Matney vs. Cancer – FIGHT!
Artists and supporters from across Austin's theatre community unite behind actor Robert Matney to KO the Big C
Arts Story  June 28, 2013, by Robert Faires
"...The entire effort, dubbed Matney vs. Cancer – Fight!, has even spawned a video – an irreverent and hilarious one – from Rude Mechs company member Lowell Bartholomee, starring Matney as both himself and his leechy, obnoxious, freeloading Cancer..."

Top 10 Onstage Works of Wonder in 2002
Austin Chronicle Arts Editor Robert Faires delivers his list of the Top 10 most memorable productions in the performing arts for 2002.
Arts Story  January 3, 2003, by Robert Faires
"...10b. Celebrity Crush (Refraction Arts Project): "How do I love thee? Let me count the ways." When local artists were allowed to confess their passions for the famous, from Courtney Love to Bobby Sherman, they enumerated them in some of the funniest, most inventive writing on an Austin stage this year, especially Cyndi Williams, Lana Dieterich, Robert Fisher, and Lowell Bartholomee.Honorable MentionsPeter Pan (Ballet Austin), for its buoyant choreography, alive with energy and humor, and Christopher Hannon's soaring performance as Pan..."

We're sorry you feel that way.
Columns  October 6, 2000
"...In last week's article "Animation Station," Sarah Hepola wrote "Lipkowitz worked with engineer Charles Campbell until last February, when Lipkowitz left and ADV hired Lowell Bartholomee," which infers that Mr. Bartholomee is now the producer/director..."

Celebrity Crush
We've all got 'em, crushes on celebrities. At least, that's the premise of Refraction Arts' Celebrity Crush, and a bunch of talented artists reveal theirs in some quite entertaining ways.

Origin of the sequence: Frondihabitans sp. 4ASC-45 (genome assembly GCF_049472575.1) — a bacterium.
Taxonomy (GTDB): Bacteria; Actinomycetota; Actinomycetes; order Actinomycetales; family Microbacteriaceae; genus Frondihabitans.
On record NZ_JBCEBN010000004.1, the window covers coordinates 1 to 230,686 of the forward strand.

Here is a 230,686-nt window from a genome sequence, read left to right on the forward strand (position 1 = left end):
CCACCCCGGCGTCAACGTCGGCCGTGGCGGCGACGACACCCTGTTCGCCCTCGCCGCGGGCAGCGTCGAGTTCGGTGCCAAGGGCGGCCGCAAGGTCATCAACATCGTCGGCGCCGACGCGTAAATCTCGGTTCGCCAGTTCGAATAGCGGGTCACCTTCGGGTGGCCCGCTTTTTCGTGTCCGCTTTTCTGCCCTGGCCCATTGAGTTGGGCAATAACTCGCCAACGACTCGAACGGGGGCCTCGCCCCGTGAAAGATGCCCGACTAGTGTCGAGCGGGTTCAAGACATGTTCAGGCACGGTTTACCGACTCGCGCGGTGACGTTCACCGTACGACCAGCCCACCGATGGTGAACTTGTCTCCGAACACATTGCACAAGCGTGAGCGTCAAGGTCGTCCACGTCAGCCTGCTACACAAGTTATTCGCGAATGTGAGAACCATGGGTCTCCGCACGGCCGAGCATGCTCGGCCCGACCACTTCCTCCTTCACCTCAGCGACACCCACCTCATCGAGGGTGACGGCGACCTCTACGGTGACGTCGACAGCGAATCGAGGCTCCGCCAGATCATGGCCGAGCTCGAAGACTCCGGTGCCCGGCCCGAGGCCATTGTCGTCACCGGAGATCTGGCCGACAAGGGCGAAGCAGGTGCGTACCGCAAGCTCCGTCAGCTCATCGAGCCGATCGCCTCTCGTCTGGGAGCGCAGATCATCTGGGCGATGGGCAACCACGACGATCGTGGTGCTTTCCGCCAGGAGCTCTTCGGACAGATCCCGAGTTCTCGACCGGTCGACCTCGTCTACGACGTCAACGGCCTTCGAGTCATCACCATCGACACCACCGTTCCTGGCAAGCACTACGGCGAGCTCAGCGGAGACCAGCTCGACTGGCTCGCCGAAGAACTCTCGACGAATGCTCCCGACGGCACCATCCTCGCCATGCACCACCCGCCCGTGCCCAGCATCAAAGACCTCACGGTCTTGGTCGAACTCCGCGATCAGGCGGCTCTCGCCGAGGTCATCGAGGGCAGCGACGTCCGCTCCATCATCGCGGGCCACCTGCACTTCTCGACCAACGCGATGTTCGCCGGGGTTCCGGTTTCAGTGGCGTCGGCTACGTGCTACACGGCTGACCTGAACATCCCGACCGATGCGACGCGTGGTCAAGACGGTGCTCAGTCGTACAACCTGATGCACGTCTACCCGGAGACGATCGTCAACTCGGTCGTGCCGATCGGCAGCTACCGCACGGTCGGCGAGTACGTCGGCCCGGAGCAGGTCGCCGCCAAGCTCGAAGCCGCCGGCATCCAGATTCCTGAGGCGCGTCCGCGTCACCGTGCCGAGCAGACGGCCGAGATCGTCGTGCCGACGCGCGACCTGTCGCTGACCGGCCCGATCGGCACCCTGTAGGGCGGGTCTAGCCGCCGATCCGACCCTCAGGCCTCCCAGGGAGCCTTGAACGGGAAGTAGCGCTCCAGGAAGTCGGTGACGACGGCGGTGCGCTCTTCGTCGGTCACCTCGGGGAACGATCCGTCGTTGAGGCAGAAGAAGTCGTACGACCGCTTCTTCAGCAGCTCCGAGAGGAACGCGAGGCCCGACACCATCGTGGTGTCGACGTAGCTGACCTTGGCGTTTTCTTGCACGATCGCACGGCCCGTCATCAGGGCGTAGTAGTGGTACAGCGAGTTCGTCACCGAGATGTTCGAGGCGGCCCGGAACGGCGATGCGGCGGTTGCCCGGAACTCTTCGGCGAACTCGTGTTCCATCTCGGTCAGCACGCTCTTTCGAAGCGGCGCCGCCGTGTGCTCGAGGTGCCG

Arts Review  March 8, 2002, by Barry Pineo
"...Some of us have 'em in groups, like Jeremy Carpenter, Brandon Crow, Robert S. Fisher, and Lowell Bartholomee, who meet, albeit briefly, to discuss Christina Ricci (especially her breasts) and which of her incarnations they most covet (Wednesday in The Addams Family)..."

Acting Tipsy
Local thespians reveal how they tackle the challenge of playing drunk onstage
Arts Story  July 5, 2013, by Robert Faires
"...Imbibing before or during shows, however, isn't without its consequences. Lowell Bartholomee remembers an actor showing up for a performance of Macbeth "with that impressive booze-sweat smell, the kind that stings your nostrils from a yard away." Alas, he was supposed to murder Bartholomee's Banquo during a carefully choreographed fight with iron broadswords..."

In On It
The Dirigo Group production of Daniel MacIvor's 'In On It,' with two actors in multiple roles, succeeds beyond an exercise in acting and becomes a heartbreaking wound that feels good to receive
Arts Review  July 21, 2006, by Wayne Alan Brenner
"...The actors are Robert Faires (better known in these pages as the Chronicle's arts editor) and Scotty Roberts. They're working under the direction of Lowell Bartholomee, who helms this production for the Dirigo Group, and they're working so well in this show that, sometimes, it doesn't seem that they're working at all..."

Off-Off-Broadway Bound
An Austinite's account of taking the stage in New York City
Arts Story  July 29, 2005, by Lowell Bartholomee
"...Next month, when the New York International Fringe Festival, the largest theatrical fringe festival in North America, gets under way, the 200-plus show lineup will include three Austin theatre productions: HIT., from a chick & a dude productions; The Philomel Project: a barbarous pleasure, from Refraction Arts Project; and Wade, by Steve Barney. Lowell Bartholomee has been there, having taken blah, blah, blah, a collection of theatrical pieces he'd written, to the Big Apple for the 2004 edition of the fest..."